The new year always brings with it a time of reflection, and this year was no different. I spent some time considering my love of sewing and the accompanying needle arts, and the rich heritage that I am fortunate to be a part of.
I’ll start with my Grandma Reim who had the most direct influence on me, though it was from a distance. She lived in Nebraska, and I was either in Minnesota or Colorado, so we only had the occasional week of time visiting that growing up on a dairy farm allowed. However, my Grandma made her presence and love known on a daily basis with her gifts. I have the first apron that she made for me, in red, because it was my favorite color, and my orange hair did not allow for a red dress! There was also a blue corduroy jumper with ducks on it that was my “best” as a toddler that my Emily wore too. When I got my first Barbie doll in kindergarten, it was accompanied by a full wardrode constructed by my Grandma Reim. I had a raspberry corduroy coat, short dresses (one was green gingham) and a pink strapless ballgown with netting over and under the skirt. My dolly was dressed to the nines. Who cares that she had no shoes!
Grandma also knit a cape for me and crocheted a vest. About the time I reached upper elementary school, the annual gifts stopped because she was working on her legacy project, hand quilting our high school graduation quilts. She made one for each of the seven grand children, and also managed to pull off a Grand Champion quilting prize at the Nebraska State Fair in her 80’s. She also made me a chicken scratch patterned pillow for my college room, which actually wore out. My legacy quilt arrived just after my graduation, and it is well used, gathering some stains and holes in it, just like our lives do. Grandma wanted these quilts to be used, not put away, and though the holes make me a little sad, I’m glad that I followed her advice.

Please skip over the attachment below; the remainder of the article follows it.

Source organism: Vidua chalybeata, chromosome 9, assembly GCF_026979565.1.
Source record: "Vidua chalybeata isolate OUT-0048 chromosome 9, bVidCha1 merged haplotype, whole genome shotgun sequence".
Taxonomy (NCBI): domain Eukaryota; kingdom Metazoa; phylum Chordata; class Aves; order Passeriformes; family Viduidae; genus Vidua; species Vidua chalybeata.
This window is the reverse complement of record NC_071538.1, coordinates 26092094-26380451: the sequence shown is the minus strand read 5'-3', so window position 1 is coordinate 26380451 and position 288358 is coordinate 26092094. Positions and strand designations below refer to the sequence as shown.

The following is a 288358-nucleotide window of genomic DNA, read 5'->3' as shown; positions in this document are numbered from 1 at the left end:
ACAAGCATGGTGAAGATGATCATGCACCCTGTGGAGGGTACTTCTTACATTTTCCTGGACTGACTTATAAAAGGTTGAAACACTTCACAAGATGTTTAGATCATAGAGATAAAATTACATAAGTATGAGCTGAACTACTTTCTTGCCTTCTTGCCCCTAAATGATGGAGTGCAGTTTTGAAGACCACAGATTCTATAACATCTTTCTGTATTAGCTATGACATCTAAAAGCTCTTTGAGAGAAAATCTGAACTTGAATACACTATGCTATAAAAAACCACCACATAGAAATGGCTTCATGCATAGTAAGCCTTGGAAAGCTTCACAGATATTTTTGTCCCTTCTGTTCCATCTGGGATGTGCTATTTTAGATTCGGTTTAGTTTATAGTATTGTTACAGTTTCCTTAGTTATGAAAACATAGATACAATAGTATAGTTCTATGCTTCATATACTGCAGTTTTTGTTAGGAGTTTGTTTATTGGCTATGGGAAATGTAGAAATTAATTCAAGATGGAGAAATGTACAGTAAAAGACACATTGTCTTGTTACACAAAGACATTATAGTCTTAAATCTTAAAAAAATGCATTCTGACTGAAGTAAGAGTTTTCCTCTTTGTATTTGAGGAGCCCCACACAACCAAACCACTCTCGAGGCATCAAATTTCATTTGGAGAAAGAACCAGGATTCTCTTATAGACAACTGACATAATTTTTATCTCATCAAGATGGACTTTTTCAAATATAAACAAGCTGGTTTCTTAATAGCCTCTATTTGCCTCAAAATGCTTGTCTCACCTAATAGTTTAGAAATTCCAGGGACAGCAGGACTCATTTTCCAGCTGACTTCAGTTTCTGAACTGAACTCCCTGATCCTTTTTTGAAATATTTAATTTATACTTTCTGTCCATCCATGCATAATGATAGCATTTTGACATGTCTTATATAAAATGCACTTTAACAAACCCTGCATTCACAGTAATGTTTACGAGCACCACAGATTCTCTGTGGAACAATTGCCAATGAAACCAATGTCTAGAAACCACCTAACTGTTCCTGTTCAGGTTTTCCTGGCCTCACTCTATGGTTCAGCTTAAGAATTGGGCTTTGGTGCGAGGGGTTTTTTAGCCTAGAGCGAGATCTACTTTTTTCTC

Grandma Reim did everything that a young lady of the teens and 20’s was supposed to in the way of needle arts. She had a hope chest made of wicker (sitting in my spare bedroom) and I’m certain it was filled with linens for her future home. She married my Grandpa in 1922 at the age of 26, a spinster in those days! No doubt, pillow cases similar to these were included in her hope chest. The embroidered pillowcase was done by my grandma, but the quilt and pillowcase with knitted (!) trim were made by my Great Grandma Hennig, who was born in 1876 and lived to be 90 years old. There’s an old picture in a family album of her doing some type of needlework the winter before she passed!
Great Grandma’s star quilt is in excellent condition. It is a twin size and every stitch was done by hand, even the peicing. It deserves one more close up. I feel so very fortunate to have it! I believe that she was in her 70’s or 80’s when she completed this one, using scraps left over from dresses and pajamas constructed over the years.
My final legacy from my Grandma Reim is her 1951 Necchi BF Nova sewing machine. It still runs, and I used it extensively for a few years when my Singer (high school graduation gift) died. Its motor needs to be cleaned, and it had some serious tension issues, but when it is happy, there is no lovelier straight stitch in the world I think! Several years ago I discovered the vintage Necchi group on Yahoo. They have many experts in tinkering with these machines, and it was there that I learned how to clean the tension screw area and get my machine working again. The motor still makes it hard to run the machine very long, but I am contemplating using it for at least some of my Marfy coat, because the straight stitch is so amazing. This is not my machine, but a picture of one exactly like it. Someday I will get very brave and follow the Yahoo instructions to clean and refurbish the motor….
I know that my love of fabric, fiber and the arts that go with them came from a legacy passed to me by my Reim and Jacobson foremothers. At another time I’ll introduce you to the Norwegian side of the family, and the legacy they infused into me!